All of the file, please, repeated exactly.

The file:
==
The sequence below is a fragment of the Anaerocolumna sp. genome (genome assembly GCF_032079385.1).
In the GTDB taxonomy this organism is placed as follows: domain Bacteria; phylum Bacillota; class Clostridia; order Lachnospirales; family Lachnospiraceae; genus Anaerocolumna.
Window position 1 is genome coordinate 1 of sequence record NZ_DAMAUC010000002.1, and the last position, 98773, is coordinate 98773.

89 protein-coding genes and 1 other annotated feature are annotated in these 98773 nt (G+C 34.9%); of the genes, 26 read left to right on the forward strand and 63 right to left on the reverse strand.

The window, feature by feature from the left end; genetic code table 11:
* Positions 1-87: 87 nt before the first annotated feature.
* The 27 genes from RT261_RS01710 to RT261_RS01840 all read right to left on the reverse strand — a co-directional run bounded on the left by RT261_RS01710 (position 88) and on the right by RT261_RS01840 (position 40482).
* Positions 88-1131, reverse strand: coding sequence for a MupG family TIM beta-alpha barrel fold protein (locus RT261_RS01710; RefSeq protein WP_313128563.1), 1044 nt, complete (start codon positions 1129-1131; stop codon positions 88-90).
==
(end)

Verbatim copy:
The sequence below is a fragment of the Anaerocolumna sp. genome (genome assembly GCF_032079385.1).
In the GTDB taxonomy this organism is placed as follows: domain Bacteria; phylum Bacillota; class Clostridia; order Lachnospirales; family Lachnospiraceae; genus Anaerocolumna.
Window position 1 is genome coordinate 1 of sequence record NZ_DAMAUC010000002.1, and the last position, 98773, is coordinate 98773.

89 protein-coding genes and 1 other annotated feature are annotated in these 98773 nt (G+C 34.9%); of the genes, 26 read left to right on the forward strand and 63 right to left on the reverse strand.

The window, feature by feature from the left end; genetic code table 11:
* Positions 1-87: 87 nt before the first annotated feature.
* The 27 genes from RT261_RS01710 to RT261_RS01840 all read right to left on the reverse strand — a co-directional run bounded on the left by RT261_RS01710 (position 88) and on the right by RT261_RS01840 (position 40482).
* Positions 88-1131, reverse strand: coding sequence for a MupG family TIM beta-alpha barrel fold protein (locus RT261_RS01710; RefSeq protein WP_313128563.1), 1044 nt, complete (start codon positions 1129-1131; stop codon positions 88-90).